The Countess of PulpFest

Oct 21, 2019 by

If you were lucky enough to attend Martin Grams’s Mid-Atlantic Nostalgia Convention in September, you may have picked up a copy of our PulpFest 2020 postcard. On that card, we announced that a “very special guest” would be appearing at our 2020 convention.

We’re pleased to announce that our PulpFest 2020 guest of honor will be men’s adventure magazine supermodel, Eva Lynd. A frequent collaborator with Doc Savage model Steve Holland, our guest was born Eva Inga Margareta von Fielitz to Countess and Count Asti von Fielitz in 1937. She took the name Eva Lynd to further her acting career after emigrating to the United States in 1950.

In 1956, Eva began modeling for many of the top glamour girl photographers of the era — Peter Basch, Wil Blanche, Herb Flatow, Leo Fuchs, Emil Herman, Morris Kaplan, Charles Kell, Lester Krauss, Earl Leaf, Ed Lettau, Jerry Yulesman and others. Alluring photos of her appeared in dozens of men’s pinup magazines, bachelor magazines and men’s adventure magazines. She also modeled for cover and interior photos published by “true crime” and detective magazines.

Eva was additionally — and still is — an actress. During the 1950s and 60s, she appeared in episodes of THE GARRY MOORE SHOW, PETER GUNN, THE STEVE ALLEN SHOW, THE TEXAN, and THE THIN MAN. In later years, she appeared in HOGAN’S HEROES and CAGNEY & LACEY, as well as the cult movies, THE HYPNOTIC EYE and THAT LADY FROM PEKING. She has also been featured in various print ads and television commercials. Her latest was a commercial for Campbell’s Soup with her real life husband, actor Warren Munson. However, Eva’s most remembered television role was as the “The Girl in the Tube” — the gorgeous babe who emerges seductively from a tube of Brylcreem in the classic and award-winning commercial.

If you’re a fan of vintage men’s adventure magazines, you may know that Eva Lynd was also a favorite model of artists Norm Eastman and Al Rossi, two of the top illustration artists who worked for the MAM market.

Eastman used the model for dozens of the notorious “sweat magazine” cover paintings he created for the MAMs published by the Reese and Emtee companies. Most frequently in the artist’s paintings, Eva is one of the scantily-clad, distressed damsels being tormented by sadistic Nazis, evil Japanese, communists, bikers, or aboriginals. In some, she is a brave, gun-toting freedom fighter.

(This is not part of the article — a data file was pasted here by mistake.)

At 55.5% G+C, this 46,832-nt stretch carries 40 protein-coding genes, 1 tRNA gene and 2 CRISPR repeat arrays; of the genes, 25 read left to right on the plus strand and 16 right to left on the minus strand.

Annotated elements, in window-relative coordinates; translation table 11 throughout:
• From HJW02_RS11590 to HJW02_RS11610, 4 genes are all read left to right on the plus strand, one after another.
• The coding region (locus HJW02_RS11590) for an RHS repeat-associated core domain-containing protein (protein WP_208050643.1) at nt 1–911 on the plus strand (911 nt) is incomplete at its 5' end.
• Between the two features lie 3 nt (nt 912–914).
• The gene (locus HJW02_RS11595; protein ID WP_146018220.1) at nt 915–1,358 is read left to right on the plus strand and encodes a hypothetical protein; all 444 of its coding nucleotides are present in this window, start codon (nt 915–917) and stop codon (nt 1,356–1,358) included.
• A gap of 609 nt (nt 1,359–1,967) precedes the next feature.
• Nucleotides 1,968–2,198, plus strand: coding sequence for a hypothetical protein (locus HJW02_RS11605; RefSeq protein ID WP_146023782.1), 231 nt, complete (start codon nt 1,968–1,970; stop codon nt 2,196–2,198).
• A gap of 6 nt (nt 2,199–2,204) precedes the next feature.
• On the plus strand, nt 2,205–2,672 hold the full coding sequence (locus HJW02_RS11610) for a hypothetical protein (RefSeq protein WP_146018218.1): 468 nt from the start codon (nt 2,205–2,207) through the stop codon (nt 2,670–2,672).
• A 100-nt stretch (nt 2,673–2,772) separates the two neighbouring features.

Rossi used Eva to model for both men’s adventure magazine interior illustrations and for paperback covers. The most famous paperback with a cover painting by Al Rossi is the 1953 Ace Double paperback edition of William Burroughs’ early novel JUNKIE, published under the pseudonym William Lee. The artist also did the cover painting for NARCOTIC AGENT, the novel on the flip side of this highly-valuable Ace double.

Both artists often had Eva pose with the famed male artist’s model Steve Holland, whose face and image appeared in hundreds of paperback and magazine cover paintings, as well as interior illustrations. Holland is best known as the model that artist James Bama used for Doc Savage on the covers of the Bantam paperback series.

Please join us at PulpFest 2020 on Saturday, August 8, for “An Evening with Eva Lynd.” The men’s adventure magazine supermodel will be joined on the PulpFest stage by Bob Deis and Wyatt Doyle — publishers of the MEN’S ADVENTURE LIBRARY book series. They’ll be discussing the process of modeling for cover illustrations and interior illustrations for the men’s adventure magazines and other publications. This should be of great interest to pop culture enthusiasts as the process would have been similar to the experiences of the models who posed for the pulp fiction magazines. They’ll also be discussing Eva’s working relationships with artists Norm Eastman and Al Rossi, as well as fellow model Steve Holland.

(At PulpFest 2019, Bob Deis and Wyatt Doyle debuted an advance edition of EVA: MEN’S ADVENTURE SUPERMODEL, specifically produced for the convention. A pictorial autobiography of Eva Lynd, the book features a cover painting by Norm Eastman. It was originally created for the December 1968 issue of NEW MAN. The painting is reproduced here, courtesy of The Rich Oberg Collection. NEW MAN was published by Reese Publishing from 1963 through 1965 and Emtee Publications from 1965 through 1972.

Many thanks to Bob Deis. His article, “(Re)Discovering Eva Lynd,” at the IDOL FEATURES website, was an invaluable resource for this post.)

ARGOSY, ADVENTURE & BLUE BOOK — The Men’s Adventure Pulps

May 15, 2019 by

ARGOSY . . . ADVENTURE . . . BLUE BOOK . . . when it comes to pulps, these three magazines were the “aristocrats.”

THE ARGOSY was the first pulp magazine, having been converted to an all-fiction magazine with its October 1896 issue. Two months later, publisher Frank Munsey began to print it on wood-pulp paper. The rough-paper fiction magazine — or pulp  — was born.

When THE ARGOSY celebrated its 25th anniversary in 1907, its circulation had reached a half million copies. Given its success, THE ARGOSY was bound to attract imitators. Street & Smith, longtime publisher of dime novels and story papers, was first to meet the call. It debuted THE POPULAR MAGAZINE in late 1903. Munsey countered in 1904 with its second pulp, THE ALL-STORY. One year later, the Story-Press Corporation introduced THE MONTHLY STORY MAGAZINE. Not long thereafter, it became THE MONTHLY STORY BLUE BOOK MAGAZINE. In late 1910, the Ridgway Company introduced the pulp known as ADVENTURE.

These five periodicals —  along with SHORT STORIES — led the pulp magazine industry for decades, publishing some of the field’s best writers: H Bedford-Jones, Max Brand, Edgar Rice Burroughs, Agatha Christie, Zane Grey, H. Rider Haggard, James B. Hendryx, Harold Lamb, A. Merritt, Clarence Mulford, Talbot Mundy, E. Phillips Oppenheim, Sax Rohmer, Rafael Sabatini, Edgar Wallace, and others. They also introduced the world to Tarzan, Zorro, Barsoom, Hopalong Cassidy, Captain Blood, and Pellucidar.

The stresses of World War II — the loss of writers and artists to the war effort, paper shortages, declining readerships, changing tastes — generated a slow but steady metamorphosis of the “aristocrats.” ARGOSY was the first to change.